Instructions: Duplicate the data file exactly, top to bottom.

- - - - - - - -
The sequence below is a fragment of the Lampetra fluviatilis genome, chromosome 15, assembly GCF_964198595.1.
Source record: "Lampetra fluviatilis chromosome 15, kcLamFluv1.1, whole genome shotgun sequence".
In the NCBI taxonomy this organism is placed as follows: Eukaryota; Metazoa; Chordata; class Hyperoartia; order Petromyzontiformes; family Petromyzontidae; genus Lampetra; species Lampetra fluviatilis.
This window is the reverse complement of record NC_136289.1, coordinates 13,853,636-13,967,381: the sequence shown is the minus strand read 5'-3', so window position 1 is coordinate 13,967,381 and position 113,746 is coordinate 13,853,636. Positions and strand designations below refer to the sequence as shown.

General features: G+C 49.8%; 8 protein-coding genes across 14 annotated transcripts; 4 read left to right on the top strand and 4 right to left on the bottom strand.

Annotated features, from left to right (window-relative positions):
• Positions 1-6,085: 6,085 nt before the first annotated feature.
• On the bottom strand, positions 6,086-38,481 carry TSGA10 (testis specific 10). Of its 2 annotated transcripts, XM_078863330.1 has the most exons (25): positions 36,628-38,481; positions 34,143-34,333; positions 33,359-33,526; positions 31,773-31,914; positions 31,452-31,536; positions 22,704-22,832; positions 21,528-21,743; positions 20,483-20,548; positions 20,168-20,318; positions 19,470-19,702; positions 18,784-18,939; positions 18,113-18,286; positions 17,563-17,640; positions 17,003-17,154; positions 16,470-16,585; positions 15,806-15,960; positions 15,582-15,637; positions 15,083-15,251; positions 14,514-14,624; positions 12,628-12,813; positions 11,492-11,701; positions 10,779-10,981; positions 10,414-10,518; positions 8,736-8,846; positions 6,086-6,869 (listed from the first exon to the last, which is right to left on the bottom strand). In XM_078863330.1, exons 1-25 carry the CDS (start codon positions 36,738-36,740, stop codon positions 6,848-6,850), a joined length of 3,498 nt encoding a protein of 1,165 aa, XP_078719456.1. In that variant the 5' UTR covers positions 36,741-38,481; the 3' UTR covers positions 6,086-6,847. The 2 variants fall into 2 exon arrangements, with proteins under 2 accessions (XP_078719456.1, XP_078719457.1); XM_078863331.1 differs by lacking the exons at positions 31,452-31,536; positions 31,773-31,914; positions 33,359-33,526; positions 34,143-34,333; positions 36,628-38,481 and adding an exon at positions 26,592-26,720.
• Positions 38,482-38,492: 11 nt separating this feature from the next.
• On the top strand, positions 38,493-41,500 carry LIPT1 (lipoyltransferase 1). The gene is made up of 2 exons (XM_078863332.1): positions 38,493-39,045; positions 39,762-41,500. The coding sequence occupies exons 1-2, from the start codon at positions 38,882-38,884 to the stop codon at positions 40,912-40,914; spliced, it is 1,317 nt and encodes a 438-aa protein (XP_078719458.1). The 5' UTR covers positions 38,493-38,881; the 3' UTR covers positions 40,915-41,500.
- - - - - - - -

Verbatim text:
The sequence below is a fragment of the Lampetra fluviatilis genome, chromosome 15, assembly GCF_964198595.1.
Source record: "Lampetra fluviatilis chromosome 15, kcLamFluv1.1, whole genome shotgun sequence".
In the NCBI taxonomy this organism is placed as follows: Eukaryota; Metazoa; Chordata; class Hyperoartia; order Petromyzontiformes; family Petromyzontidae; genus Lampetra; species Lampetra fluviatilis.
This window is the reverse complement of record NC_136289.1, coordinates 13,853,636-13,967,381: the sequence shown is the minus strand read 5'-3', so window position 1 is coordinate 13,967,381 and position 113,746 is coordinate 13,853,636. Positions and strand designations below refer to the sequence as shown.

General features: G+C 49.8%; 8 protein-coding genes across 14 annotated transcripts; 4 read left to right on the top strand and 4 right to left on the bottom strand.

Annotated features, from left to right (window-relative positions):
• Positions 1-6,085: 6,085 nt before the first annotated feature.
• On the bottom strand, positions 6,086-38,481 carry TSGA10 (testis specific 10). Of its 2 annotated transcripts, XM_078863330.1 has the most exons (25): positions 36,628-38,481; positions 34,143-34,333; positions 33,359-33,526; positions 31,773-31,914; positions 31,452-31,536; positions 22,704-22,832; positions 21,528-21,743; positions 20,483-20,548; positions 20,168-20,318; positions 19,470-19,702; positions 18,784-18,939; positions 18,113-18,286; positions 17,563-17,640; positions 17,003-17,154; positions 16,470-16,585; positions 15,806-15,960; positions 15,582-15,637; positions 15,083-15,251; positions 14,514-14,624; positions 12,628-12,813; positions 11,492-11,701; positions 10,779-10,981; positions 10,414-10,518; positions 8,736-8,846; positions 6,086-6,869 (listed from the first exon to the last, which is right to left on the bottom strand). In XM_078863330.1, exons 1-25 carry the CDS (start codon positions 36,738-36,740, stop codon positions 6,848-6,850), a joined length of 3,498 nt encoding a protein of 1,165 aa, XP_078719456.1. In that variant the 5' UTR covers positions 36,741-38,481; the 3' UTR covers positions 6,086-6,847. The 2 variants fall into 2 exon arrangements, with proteins under 2 accessions (XP_078719456.1, XP_078719457.1); XM_078863331.1 differs by lacking the exons at positions 31,452-31,536; positions 31,773-31,914; positions 33,359-33,526; positions 34,143-34,333; positions 36,628-38,481 and adding an exon at positions 26,592-26,720.
• Positions 38,482-38,492: 11 nt separating this feature from the next.
• On the top strand, positions 38,493-41,500 carry LIPT1 (lipoyltransferase 1). The gene is made up of 2 exons (XM_078863332.1): positions 38,493-39,045; positions 39,762-41,500. The coding sequence occupies exons 1-2, from the start codon at positions 38,882-38,884 to the stop codon at positions 40,912-40,914; spliced, it is 1,317 nt and encodes a 438-aa protein (XP_078719458.1). The 5' UTR covers positions 38,493-38,881; the 3' UTR covers positions 40,915-41,500.